What’s good: A chill new electro-funk tune with sweet, sprinkled samples of the classic “Strawberry Letter 23”. –Mikala Lugen

Poolside, Amo Amo – “Around The Sun”

What’s good: Happy, carefree tunes to juxtapose a time that is anything but. –Sara Shah

Tim Maia – “Do Leme Ao Pontal”

What’s good: I don’t know much about this guy. I’m not even entirely sure what language this song is in, but damn if it isn’t funky—like the Jackson 5 from a far-away land. Thank you for feeding me this, Oh Mighty Algorithm. –Andrew O’Brien

The Strokes – “Ode To The Mets”

What’s good: The Strokes are back with a new album called The New Abnormal, their first record since 2013’s Comedown Machine. Any song that shouts out my beloved New York Mets deserves a nod, and “Ode To The Mets” closes out this new album from New York City’s modern rock’n’roll heroes. –Gideon Plotnicki

The Flaming Lips, Deep Vally – “Love Is A Mind Control”

What’s good: I’ve really been digging this new project from the Flaming Lips and Deap Valley. It’s a psychedelic sonic journey that seamlessly fuses the two bands’ varied styles. –Sara Shah

John Legend & The Roots (Bill Withers) – “I Can’t Write Left-Handed”

What’s good: We lost one of the all-time greats this month, Bill Withers. This rendition of his Vietnam War protest song performed by John Legend and The Roots gives me chills every time. Strap in. –Andrew O’Brien

Phish – “Sigma Oasis”

What’s good: New Phish! Love how they sing about taking off your mask… yet we’re all putting ours on. Sigma Oasis, you’re already there. –Mikala Lugen

Little Feat – “Forty-Four Blues/How Many More Years”

What’s good: Your favorite jam band’s favorite jam band. –Michael Broerman

The Band – “Rockin’ Chair”

What’s good: Sitting in my chair, staring out the window, and listening to The Band. Ironically, this song is about wanting to be home. I don’t interpret that as my apartment, but as being “home” at a concert, under the lights, “with my very best friend, they call him Ragtime Willie.” –Michael Broerman

The Revivalists  – “Wish I Knew You – Made In Muscle Shoals”

What’s good: “Wish I Knew You” was The Revivalists’ big break back in 2015. This new version recorded at the iconic FAME Recording Studio in Muscle Shoals, AL breathes new life into the catchy hit. Watch the new video, too! –Kunj Shah

Bonnie Raitt (John Prine) – “Angel From Montgomery”

What’s goodWith the passing of John Prine, and the fact that in recent days I really miss my mom, I decided to pick this song that Shira Elias from Turkuaz sang for the mother-daughter dance at my wedding. –Kunj Shah

Jack Johnson – “Banana Pancakes”

What’s good: Since baking with bananas seems to be in style right now. Go ahead, “pretend like it’s the weekend now.” It’s not like you know what day it is, anyway… –Jimmy

Umphrey’s McGee – “Easter In Quarantine”

What’s good: The latest single from Umphrey’s McGee might be the best quarantine song released thus far. The song was penned and recorded during in self-isolation by Jake Cinninger and Brendan Bayliss. The somber refrain in the song’s chorus gives way to an uplifting saxophone solo towards the end, offering a bit of hope for the future. –Kel Kawas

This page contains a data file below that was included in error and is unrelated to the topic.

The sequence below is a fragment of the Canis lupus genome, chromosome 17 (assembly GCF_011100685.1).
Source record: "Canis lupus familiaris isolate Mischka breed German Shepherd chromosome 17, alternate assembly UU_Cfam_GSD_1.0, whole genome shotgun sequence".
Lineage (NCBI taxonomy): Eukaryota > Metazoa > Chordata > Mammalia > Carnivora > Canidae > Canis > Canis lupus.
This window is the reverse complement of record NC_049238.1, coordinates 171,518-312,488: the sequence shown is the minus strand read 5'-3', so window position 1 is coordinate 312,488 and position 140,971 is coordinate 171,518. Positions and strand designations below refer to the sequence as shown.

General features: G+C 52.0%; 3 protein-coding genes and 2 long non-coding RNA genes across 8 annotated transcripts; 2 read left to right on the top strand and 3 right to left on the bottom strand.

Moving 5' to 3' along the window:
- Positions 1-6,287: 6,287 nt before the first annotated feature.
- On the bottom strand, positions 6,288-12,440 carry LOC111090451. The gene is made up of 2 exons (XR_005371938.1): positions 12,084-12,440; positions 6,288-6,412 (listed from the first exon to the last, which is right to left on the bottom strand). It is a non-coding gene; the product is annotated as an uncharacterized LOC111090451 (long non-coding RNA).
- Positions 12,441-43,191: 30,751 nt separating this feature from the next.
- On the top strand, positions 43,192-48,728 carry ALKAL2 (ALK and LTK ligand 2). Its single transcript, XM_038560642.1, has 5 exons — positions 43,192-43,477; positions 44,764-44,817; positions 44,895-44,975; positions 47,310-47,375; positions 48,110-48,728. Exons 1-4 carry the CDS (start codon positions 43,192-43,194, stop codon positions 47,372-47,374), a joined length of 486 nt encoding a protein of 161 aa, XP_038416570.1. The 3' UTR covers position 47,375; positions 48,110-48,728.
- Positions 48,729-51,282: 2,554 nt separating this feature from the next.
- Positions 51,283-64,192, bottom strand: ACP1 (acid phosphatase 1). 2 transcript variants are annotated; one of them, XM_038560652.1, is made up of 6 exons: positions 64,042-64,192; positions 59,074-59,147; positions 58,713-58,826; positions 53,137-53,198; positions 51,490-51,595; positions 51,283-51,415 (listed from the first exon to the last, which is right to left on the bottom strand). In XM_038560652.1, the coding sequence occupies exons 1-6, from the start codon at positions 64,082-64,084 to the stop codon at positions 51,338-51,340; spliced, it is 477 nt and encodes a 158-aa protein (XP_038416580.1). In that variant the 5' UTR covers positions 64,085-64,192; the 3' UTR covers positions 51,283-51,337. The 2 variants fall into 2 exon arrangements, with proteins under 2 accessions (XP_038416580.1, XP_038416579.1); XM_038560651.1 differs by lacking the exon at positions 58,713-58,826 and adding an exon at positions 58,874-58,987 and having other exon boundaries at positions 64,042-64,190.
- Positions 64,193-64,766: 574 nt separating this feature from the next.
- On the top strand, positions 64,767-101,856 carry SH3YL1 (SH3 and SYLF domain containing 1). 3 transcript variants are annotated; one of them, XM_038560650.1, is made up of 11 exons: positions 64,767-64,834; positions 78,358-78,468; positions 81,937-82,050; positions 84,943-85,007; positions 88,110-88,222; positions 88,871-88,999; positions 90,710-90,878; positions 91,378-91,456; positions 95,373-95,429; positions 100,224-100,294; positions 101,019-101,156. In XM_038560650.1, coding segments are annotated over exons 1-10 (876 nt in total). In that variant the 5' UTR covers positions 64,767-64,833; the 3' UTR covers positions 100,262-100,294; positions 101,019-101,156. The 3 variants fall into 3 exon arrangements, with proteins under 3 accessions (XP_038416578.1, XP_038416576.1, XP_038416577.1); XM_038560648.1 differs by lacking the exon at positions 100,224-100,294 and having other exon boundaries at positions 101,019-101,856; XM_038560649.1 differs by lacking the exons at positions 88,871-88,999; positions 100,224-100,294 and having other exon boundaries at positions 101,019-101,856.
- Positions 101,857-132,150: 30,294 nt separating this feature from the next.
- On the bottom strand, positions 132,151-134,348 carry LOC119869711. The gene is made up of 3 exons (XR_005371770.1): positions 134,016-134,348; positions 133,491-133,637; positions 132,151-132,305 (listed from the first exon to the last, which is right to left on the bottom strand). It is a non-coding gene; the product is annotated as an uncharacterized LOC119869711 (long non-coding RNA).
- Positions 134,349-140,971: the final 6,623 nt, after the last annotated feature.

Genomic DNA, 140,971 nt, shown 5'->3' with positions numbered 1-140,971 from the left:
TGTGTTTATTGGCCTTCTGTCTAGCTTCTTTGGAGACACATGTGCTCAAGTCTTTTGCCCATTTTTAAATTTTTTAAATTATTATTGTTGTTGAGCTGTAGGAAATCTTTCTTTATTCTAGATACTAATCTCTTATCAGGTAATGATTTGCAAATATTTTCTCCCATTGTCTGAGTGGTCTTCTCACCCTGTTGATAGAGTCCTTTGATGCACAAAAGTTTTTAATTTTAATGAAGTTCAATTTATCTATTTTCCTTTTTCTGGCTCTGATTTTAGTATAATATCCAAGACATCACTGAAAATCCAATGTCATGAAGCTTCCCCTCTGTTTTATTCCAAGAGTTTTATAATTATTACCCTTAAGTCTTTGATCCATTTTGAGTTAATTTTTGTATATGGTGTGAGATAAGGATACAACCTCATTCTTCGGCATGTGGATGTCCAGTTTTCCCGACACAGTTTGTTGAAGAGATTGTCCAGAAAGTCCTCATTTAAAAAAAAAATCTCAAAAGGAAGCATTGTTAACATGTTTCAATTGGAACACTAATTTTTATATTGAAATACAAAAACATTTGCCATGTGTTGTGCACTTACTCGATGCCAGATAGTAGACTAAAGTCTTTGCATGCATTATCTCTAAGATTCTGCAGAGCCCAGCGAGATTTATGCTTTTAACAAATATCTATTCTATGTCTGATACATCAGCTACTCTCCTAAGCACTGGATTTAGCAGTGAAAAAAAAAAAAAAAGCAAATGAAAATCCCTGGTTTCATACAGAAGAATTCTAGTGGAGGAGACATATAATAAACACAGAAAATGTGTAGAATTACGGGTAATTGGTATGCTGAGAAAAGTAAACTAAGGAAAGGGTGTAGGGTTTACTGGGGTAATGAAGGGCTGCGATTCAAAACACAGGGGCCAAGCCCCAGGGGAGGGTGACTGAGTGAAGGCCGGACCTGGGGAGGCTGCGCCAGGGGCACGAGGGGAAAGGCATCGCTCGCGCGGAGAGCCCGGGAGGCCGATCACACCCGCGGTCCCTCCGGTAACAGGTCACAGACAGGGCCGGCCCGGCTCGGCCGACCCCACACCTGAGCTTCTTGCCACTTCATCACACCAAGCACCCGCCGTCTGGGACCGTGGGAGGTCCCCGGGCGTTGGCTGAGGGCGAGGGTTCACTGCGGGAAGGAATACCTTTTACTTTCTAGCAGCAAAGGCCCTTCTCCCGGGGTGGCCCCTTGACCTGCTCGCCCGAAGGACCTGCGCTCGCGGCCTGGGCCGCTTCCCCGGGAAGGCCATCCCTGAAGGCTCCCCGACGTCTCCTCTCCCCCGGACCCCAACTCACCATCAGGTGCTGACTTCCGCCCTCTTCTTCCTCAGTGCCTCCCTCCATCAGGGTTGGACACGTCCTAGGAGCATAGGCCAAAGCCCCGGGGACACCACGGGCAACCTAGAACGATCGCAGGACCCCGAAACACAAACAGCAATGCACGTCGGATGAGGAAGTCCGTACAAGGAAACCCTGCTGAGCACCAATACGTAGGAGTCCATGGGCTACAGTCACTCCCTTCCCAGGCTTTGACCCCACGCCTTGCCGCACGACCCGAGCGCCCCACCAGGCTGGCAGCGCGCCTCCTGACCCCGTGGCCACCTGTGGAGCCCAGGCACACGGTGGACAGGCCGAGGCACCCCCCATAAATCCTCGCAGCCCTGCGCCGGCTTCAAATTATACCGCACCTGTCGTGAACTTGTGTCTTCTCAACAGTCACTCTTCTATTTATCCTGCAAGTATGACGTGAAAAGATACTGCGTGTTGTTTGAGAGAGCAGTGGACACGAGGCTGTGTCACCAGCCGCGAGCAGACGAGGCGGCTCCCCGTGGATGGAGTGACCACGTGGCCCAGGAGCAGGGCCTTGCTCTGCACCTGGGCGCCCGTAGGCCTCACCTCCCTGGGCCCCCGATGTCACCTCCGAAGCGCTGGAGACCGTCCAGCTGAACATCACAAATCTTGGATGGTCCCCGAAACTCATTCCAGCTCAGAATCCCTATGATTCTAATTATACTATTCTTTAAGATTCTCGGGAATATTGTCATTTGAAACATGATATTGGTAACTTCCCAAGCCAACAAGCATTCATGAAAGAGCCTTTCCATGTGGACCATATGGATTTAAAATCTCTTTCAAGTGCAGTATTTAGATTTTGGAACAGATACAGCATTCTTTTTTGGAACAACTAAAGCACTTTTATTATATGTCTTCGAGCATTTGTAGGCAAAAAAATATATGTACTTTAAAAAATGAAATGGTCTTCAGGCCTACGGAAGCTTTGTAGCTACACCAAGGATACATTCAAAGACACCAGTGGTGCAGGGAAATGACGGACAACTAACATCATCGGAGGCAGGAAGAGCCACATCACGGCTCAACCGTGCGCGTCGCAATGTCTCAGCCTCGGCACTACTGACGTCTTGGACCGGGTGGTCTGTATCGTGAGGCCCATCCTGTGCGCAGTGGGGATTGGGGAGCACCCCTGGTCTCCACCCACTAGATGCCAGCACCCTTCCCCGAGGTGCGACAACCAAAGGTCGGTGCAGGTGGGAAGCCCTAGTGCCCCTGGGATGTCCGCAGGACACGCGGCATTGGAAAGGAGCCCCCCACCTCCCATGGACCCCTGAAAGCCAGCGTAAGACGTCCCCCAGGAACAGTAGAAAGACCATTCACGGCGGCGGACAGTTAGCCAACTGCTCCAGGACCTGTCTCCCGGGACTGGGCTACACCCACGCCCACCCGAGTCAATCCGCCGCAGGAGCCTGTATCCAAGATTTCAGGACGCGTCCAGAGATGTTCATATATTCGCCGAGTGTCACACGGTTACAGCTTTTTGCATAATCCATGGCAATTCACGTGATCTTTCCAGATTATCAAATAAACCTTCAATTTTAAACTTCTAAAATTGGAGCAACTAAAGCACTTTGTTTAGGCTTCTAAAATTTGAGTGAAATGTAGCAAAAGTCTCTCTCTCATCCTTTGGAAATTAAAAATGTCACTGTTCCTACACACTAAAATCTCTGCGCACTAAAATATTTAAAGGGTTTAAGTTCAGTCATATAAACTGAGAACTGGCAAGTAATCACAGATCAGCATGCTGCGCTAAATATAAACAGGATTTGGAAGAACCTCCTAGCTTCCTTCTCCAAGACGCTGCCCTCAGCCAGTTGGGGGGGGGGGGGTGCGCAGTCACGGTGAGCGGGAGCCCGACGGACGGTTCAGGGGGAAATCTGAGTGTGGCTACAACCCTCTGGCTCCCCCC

Brothers Past – “Simple Gift Of Man”

What’s good: I miss Brothers Past. I remember walking in on their late-night set at Camp Bisco V in the dance hall/cafeteria at Hunter Mountain back in 2006 during the “One Rabbit Race” opener and thinking to myself, “Yup….this is exactly where I want to be.” Straight fire. Still think Tom Hamilton, Clay Parnell, Tom McKee, and Rick Lowenberg never got the full cred they deserved. Well-crafted songs, breathy vocals, and the ability to jam and get down and dirty, with what I always felt was the ability to crossover into the mainstream. With regard to my song choice, whether it was Brothers Past playing it or Electron (back when Sir Joe Russo manned the drums), “Simple Gift of Man” was one of my most played songs in the years following the release of 2005’s This Feeling’s Called Goodbye. Great collection of songs. –Chris Meyer

Devin the Dude – “What I Be On”

What’s good: I be gettin’ high, I be stayin’ focused. Devin the Dude has always been and will forever by my 4/20 mascot. –Andrew O’Brien

The Roots – “Essaywhuman?!!!??!”

What’s good: The Roots remain a fantastic and unique band, bridging the gap between hip hop, jazz, funk, and rock music. If you go back to the early ’90s, when the band was still emerging from Philadelphia’s underground music scene, they were somewhat less polished, but they were raw and clearly talented. No better track showcases that than the live version of “Essaywhuman?!!!??!” from their second album, Do You Want More?!!!??!. What’s initially labeled by the lyricist Black Thought as a quick soundcheck explodes into an epic call-and-response between each instrument and the MC that is still impressive almost 25 years after the album’s release. –Gideon Plotnicki

Lawrence – “The Weather”

What’s good: Lawrence have quickly cemented themselves as one of the most talented rising bands in music today. They put on an exciting, high-energy live show, and they are excellent, versatile songwriters. “Weather”, the band’s newest single, features a spot-on vocal performance from Gracie Lawrence and a delicate arrangement and backing vocals from her brother, Clyde. A great new song from a great young band. –Gideon Plotnicki